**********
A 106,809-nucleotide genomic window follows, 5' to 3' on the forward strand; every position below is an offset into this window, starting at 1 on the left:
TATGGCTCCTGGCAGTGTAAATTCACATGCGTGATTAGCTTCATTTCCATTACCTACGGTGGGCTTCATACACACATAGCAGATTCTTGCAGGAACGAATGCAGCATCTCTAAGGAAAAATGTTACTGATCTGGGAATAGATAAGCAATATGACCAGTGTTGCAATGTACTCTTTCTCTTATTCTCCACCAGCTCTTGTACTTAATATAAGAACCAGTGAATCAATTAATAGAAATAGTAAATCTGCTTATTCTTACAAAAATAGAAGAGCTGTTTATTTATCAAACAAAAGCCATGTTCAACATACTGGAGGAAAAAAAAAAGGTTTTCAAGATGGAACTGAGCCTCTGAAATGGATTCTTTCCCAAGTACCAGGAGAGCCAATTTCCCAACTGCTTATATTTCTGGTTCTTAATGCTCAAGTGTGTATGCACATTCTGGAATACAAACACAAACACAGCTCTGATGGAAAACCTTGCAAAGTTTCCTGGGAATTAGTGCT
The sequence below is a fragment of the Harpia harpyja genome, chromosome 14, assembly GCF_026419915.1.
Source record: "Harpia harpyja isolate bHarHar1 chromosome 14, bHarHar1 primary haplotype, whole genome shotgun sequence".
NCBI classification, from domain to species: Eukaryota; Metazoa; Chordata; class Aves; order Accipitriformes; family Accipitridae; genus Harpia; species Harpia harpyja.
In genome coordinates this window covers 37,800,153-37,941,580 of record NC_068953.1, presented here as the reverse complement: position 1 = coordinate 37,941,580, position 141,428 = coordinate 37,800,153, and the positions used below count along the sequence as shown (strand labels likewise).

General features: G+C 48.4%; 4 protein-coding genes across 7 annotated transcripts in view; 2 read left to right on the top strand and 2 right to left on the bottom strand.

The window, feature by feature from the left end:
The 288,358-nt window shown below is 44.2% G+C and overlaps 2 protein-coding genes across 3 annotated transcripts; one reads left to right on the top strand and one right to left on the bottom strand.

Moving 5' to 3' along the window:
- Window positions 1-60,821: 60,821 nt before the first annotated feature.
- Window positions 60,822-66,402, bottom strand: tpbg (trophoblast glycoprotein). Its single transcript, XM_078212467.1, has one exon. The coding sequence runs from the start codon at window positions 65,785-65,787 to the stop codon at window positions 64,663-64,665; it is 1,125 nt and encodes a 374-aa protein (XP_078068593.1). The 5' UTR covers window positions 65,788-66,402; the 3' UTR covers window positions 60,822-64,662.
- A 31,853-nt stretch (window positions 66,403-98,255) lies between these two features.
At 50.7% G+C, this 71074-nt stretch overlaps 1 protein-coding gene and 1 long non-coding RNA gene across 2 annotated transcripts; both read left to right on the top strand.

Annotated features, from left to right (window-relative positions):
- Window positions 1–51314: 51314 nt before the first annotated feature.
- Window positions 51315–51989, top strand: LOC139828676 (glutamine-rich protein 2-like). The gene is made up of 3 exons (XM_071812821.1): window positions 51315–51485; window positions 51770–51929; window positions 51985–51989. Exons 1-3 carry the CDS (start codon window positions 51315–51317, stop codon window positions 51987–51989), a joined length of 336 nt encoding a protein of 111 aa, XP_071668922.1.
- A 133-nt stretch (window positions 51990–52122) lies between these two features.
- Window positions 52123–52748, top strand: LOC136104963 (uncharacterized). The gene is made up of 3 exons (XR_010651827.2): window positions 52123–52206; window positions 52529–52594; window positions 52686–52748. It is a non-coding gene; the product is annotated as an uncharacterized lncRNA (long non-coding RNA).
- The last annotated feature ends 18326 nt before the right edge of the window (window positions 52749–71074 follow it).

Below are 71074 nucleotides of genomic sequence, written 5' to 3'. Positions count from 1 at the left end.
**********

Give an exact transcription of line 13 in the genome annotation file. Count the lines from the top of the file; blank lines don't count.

- A 31,853-nt stretch (window positions 66,403-98,255) lies between these two features.